Ex­tend­ing fresh-cut pep­per stor­age

FRESH-CUT PEP­PERS are handy for snack­ing and in re­duc­ing meal-prepa­ra­tion time for con­sumers. But some­times that fresh­ness is short-lived.

Agriculture - - Contents - BY SHARON DURHAM

Though con­sid­er­able re­search has been con­ducted to de­velop pep­per va­ri­eties with greater yield and dis­ease re­sis­tance, ad­di­tional re­search is needed to de­velop va­ri­eties suit­able for retail and food-ser­vice mar­kets that re­quire fresh sliced-and-diced prod­uct.

Plant ge­neti­cist and re­search leader John Stom­mel and his re­search team with the Ge­netic Im­prove­ment of Fruits and Veg­eta­bles Lab­o­ra­tory, and food tech­nol­o­gist Yaguang (Sunny) Luowith the Food Qual­ity Lab­o­ra­tory, both in Beltsville, Mary­land, eval­u­ated a di­verse col­lec­tion of pep­pers for at­tributes that pro­long the shelf life of fresh-cut pep­per.

“Ex­ten­sive ge­netic di­ver­sity is present in the Cap­sicum gene pool, which in­cludes cul­ti­vated pep­pers,” states Stom­mel. “This di­ver­sity has been uti­lized to im­prove pep­per dis­ease re­sis­tance, fruit qual­ity, and yield.”

The fresh-cut fruit and veg­etable in­dus­try has ex­panded rapidly dur­ing the past decade due to the con­ve­nience and nutri­tion that fresh-cut pro­duce of­fers to con­sumers.

To help pro­duc­ers re­spond to the in­creased de­mand, the team iden­ti­fied va­ri­eties that were re­sis­tant to de­te­ri­o­ra­tion over 14 days of cold stor­age. “The re­sults pro­vide op­por­tu­ni­ties for plant breed­ers to in­cor­po­rate at­tributes that con­trib­ute to fresh-cut qual­ity into elite va­ri­eties that will ben­e­fit the food in­dus­try and con­sumers,” Stom­mel says.

It is im­por­tant to note that the very ac­tion of cut­ting fresh pro­duce re­sults in dam­age to plant tis­sues, in­creases res­pi­ra­tion, and short­ens posthar­vest shelf life. The loss of fluid from tis­sues is closely re­lated to the qual­ity and shelf life of fresh-cut pro­duce. This leak­age is in­dica­tive of cell dam­age and is re­spon­si­ble for the cas­cade of ad­verse changes in fresh-cut prod­uct color, tex­ture, fla­vor, and mi­cro­bial growth.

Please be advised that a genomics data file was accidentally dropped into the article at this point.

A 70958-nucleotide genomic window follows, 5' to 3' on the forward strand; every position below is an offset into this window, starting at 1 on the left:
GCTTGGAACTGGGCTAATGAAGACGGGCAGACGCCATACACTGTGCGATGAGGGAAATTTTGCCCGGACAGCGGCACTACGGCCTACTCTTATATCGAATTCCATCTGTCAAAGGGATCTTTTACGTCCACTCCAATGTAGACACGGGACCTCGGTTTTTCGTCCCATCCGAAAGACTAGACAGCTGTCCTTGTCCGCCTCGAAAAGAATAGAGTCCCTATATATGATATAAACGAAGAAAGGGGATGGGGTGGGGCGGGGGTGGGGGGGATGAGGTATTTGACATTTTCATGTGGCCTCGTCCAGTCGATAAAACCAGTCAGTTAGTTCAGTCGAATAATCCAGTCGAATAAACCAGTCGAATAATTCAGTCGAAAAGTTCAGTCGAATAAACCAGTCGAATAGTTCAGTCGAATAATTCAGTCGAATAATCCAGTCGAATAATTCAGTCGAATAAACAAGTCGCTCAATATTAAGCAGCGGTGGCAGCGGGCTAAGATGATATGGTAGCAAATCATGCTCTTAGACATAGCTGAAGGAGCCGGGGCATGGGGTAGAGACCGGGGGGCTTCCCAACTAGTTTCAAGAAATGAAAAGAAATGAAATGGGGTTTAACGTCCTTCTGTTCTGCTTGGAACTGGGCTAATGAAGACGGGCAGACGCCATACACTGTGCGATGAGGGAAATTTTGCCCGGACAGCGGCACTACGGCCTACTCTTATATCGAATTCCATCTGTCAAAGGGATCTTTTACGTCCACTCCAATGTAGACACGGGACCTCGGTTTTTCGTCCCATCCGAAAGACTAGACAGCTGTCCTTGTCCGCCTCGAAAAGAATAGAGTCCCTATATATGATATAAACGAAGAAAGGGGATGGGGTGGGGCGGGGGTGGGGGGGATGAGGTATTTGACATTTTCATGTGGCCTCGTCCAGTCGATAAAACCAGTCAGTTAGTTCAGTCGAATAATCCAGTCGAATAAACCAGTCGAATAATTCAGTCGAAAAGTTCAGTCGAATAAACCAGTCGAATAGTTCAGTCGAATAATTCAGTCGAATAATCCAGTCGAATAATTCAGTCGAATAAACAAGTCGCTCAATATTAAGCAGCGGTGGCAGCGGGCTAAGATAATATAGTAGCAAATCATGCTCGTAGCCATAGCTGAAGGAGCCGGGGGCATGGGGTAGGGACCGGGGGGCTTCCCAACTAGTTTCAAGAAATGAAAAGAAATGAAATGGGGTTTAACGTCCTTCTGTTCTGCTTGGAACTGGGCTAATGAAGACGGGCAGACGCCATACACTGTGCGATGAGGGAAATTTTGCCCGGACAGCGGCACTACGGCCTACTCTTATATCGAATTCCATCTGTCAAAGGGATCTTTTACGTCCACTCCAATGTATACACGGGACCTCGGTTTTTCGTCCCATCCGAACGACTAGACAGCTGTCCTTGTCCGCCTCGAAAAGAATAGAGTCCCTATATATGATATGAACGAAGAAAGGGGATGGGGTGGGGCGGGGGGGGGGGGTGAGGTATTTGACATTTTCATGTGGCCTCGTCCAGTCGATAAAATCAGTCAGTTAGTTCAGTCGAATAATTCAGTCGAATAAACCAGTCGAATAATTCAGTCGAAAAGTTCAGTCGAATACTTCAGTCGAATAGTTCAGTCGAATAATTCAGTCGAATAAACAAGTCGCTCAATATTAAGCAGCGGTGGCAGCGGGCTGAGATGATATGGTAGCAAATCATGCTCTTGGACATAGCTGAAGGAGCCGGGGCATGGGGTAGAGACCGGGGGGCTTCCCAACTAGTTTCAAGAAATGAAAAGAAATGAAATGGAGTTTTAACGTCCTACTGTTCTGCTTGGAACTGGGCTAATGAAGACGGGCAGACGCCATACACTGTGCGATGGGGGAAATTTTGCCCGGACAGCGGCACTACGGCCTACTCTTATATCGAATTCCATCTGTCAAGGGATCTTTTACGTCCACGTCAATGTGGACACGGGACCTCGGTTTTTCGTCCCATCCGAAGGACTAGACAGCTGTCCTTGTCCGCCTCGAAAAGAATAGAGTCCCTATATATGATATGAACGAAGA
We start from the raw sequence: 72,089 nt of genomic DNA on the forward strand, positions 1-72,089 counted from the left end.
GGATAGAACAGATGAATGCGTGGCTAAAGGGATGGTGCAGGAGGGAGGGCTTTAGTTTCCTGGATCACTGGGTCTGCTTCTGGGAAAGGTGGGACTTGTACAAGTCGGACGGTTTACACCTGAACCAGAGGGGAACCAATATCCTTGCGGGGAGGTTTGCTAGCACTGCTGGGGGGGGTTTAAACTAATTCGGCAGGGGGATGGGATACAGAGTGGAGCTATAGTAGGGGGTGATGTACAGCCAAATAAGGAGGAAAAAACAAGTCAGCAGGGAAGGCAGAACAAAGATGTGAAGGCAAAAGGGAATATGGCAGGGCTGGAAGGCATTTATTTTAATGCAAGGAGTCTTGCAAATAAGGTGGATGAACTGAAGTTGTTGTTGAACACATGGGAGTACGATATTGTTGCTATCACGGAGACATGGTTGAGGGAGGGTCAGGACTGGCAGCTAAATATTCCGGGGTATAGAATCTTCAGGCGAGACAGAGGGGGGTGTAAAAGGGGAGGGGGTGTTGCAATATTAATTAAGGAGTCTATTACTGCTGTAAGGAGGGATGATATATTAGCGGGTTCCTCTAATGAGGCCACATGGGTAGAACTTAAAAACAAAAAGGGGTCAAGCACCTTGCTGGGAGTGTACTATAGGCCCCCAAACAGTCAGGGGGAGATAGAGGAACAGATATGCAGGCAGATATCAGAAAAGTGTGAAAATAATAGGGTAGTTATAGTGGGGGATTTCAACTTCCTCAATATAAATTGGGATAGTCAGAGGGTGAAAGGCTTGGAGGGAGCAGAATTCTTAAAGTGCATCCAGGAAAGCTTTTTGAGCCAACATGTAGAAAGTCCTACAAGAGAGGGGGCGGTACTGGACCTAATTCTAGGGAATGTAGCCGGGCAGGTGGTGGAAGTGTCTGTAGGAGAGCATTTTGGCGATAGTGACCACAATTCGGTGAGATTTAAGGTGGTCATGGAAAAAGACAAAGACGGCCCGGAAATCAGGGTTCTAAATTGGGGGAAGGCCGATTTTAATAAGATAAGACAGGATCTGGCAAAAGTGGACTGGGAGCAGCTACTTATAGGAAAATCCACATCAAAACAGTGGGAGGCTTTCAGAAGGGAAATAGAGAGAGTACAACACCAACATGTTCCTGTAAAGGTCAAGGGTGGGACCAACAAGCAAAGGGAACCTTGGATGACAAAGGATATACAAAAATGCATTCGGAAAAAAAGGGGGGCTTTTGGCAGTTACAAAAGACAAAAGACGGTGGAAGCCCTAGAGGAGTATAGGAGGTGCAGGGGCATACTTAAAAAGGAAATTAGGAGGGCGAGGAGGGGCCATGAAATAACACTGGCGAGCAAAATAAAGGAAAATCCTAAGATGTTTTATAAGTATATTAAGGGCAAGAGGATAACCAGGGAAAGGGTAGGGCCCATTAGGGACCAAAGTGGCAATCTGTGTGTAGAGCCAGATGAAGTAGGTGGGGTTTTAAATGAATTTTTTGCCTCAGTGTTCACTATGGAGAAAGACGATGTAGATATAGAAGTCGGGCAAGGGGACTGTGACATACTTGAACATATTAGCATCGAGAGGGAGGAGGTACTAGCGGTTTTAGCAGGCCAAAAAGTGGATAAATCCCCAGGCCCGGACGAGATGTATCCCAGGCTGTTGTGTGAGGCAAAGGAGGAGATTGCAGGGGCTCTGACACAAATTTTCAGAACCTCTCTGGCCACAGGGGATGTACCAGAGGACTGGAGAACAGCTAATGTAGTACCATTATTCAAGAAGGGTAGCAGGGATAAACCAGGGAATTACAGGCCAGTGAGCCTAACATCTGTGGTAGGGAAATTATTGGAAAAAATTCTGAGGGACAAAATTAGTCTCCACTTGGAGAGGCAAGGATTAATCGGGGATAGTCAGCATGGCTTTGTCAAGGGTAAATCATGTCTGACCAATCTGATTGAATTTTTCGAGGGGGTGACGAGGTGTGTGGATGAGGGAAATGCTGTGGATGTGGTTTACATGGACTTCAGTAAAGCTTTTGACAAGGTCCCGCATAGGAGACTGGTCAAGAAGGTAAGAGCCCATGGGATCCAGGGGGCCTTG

The team looked at 50 pep­per va­ri­eties ob­tained com­mer­cially and from the ARS col­lec­tion—sweet bell, large elon­gated pep­pers, jalapeno, and ser­rano—to find those that can stand up to pro­longed cold stor­age. Fresh-cut sweet bell and elon­gated pep­pers ex­hib­ited signs of de­te­ri­o­ra­tion, such as fluid leak­age, af­ter 10 to 14 days of stor­age, whereas jalapeno and ser­rano pep­pers didn’t lose flu­ids un­til 14 days of stor­age.

“We iden­ti­fied some pep­pers of each type that showed ex­cep­tional main­te­nance of fluid be­yond 14 days, mean­ing the pep­pers stay firm and don’t ex­hibit tis­sue break­down,” Stom­mel says. “Th­ese re­sults demon­strate that ex­ten­sive ge­netic vari­a­tion ex­ists in pep­pers, which can lead to im­proved fresh qual­ity via tra­di­tional breed­ing.”

Let­tuce, the base of sal­ads ev­ery­where, is also be­ing tar­geted for im­prove­ment. Plant ge­neti­cists Ryan Hayes and Ivan Simko in the Crop Im­prove­ment and Pro­tec­tion Re­search Unit in Sali­nas, Cal­i­for­nia, and Luo in Beltsville found sev­eral gene mark­ers that will al­low let­tuce breed­ers to con­fer a longer shelf life on salad-cut let­tuce. “Let­tuce with a gene that re­sults in rapid de­cay be­comes un­us­able in 1 to 2 weeks,” Hayes says. “By con­trast, let­tuce with a slow-de­cay gene lasted 1 month or more. This would be greatly ben­e­fi­cial to grow­ers, pack­ers, pro­ces­sors, and con­sumers.” (Reprinted from the De­cem­ber 2015 is­sue of AgRe­search Mag­a­zine)

ARS sci­en­tists eval­u­ated dif­fer­ent types of pep­pers for at­tributes that pro­long the shelflife of fresh cut pep­pers. (Photo by Scott Bauer)

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